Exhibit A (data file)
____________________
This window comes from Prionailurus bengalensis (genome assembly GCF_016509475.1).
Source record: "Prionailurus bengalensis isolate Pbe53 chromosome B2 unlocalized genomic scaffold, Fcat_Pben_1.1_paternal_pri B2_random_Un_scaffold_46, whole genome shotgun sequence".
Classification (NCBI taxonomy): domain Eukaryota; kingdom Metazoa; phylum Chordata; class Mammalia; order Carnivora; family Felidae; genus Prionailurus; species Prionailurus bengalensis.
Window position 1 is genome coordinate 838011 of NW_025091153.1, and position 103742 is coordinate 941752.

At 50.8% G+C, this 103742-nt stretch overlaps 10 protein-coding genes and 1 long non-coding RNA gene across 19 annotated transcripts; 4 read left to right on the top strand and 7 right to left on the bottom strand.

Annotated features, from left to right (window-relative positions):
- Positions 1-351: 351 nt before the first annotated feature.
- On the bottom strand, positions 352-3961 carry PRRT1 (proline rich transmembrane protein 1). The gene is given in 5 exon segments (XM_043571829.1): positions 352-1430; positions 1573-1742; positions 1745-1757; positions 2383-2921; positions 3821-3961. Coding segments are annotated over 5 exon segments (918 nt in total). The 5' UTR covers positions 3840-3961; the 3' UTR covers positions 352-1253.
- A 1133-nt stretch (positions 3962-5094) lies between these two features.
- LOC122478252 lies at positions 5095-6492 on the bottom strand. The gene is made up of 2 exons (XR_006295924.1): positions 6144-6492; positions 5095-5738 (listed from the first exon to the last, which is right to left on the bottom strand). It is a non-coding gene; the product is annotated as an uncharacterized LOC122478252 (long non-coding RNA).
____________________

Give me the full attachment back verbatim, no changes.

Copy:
This window comes from Prionailurus bengalensis (genome assembly GCF_016509475.1).
Source record: "Prionailurus bengalensis isolate Pbe53 chromosome B2 unlocalized genomic scaffold, Fcat_Pben_1.1_paternal_pri B2_random_Un_scaffold_46, whole genome shotgun sequence".
Classification (NCBI taxonomy): domain Eukaryota; kingdom Metazoa; phylum Chordata; class Mammalia; order Carnivora; family Felidae; genus Prionailurus; species Prionailurus bengalensis.
Window position 1 is genome coordinate 838011 of NW_025091153.1, and position 103742 is coordinate 941752.

At 50.8% G+C, this 103742-nt stretch overlaps 10 protein-coding genes and 1 long non-coding RNA gene across 19 annotated transcripts; 4 read left to right on the top strand and 7 right to left on the bottom strand.

Annotated features, from left to right (window-relative positions):
- Positions 1-351: 351 nt before the first annotated feature.
- On the bottom strand, positions 352-3961 carry PRRT1 (proline rich transmembrane protein 1). The gene is given in 5 exon segments (XM_043571829.1): positions 352-1430; positions 1573-1742; positions 1745-1757; positions 2383-2921; positions 3821-3961. Coding segments are annotated over 5 exon segments (918 nt in total). The 5' UTR covers positions 3840-3961; the 3' UTR covers positions 352-1253.
- A 1133-nt stretch (positions 3962-5094) lies between these two features.
- LOC122478252 lies at positions 5095-6492 on the bottom strand. The gene is made up of 2 exons (XR_006295924.1): positions 6144-6492; positions 5095-5738 (listed from the first exon to the last, which is right to left on the bottom strand). It is a non-coding gene; the product is annotated as an uncharacterized LOC122478252 (long non-coding RNA).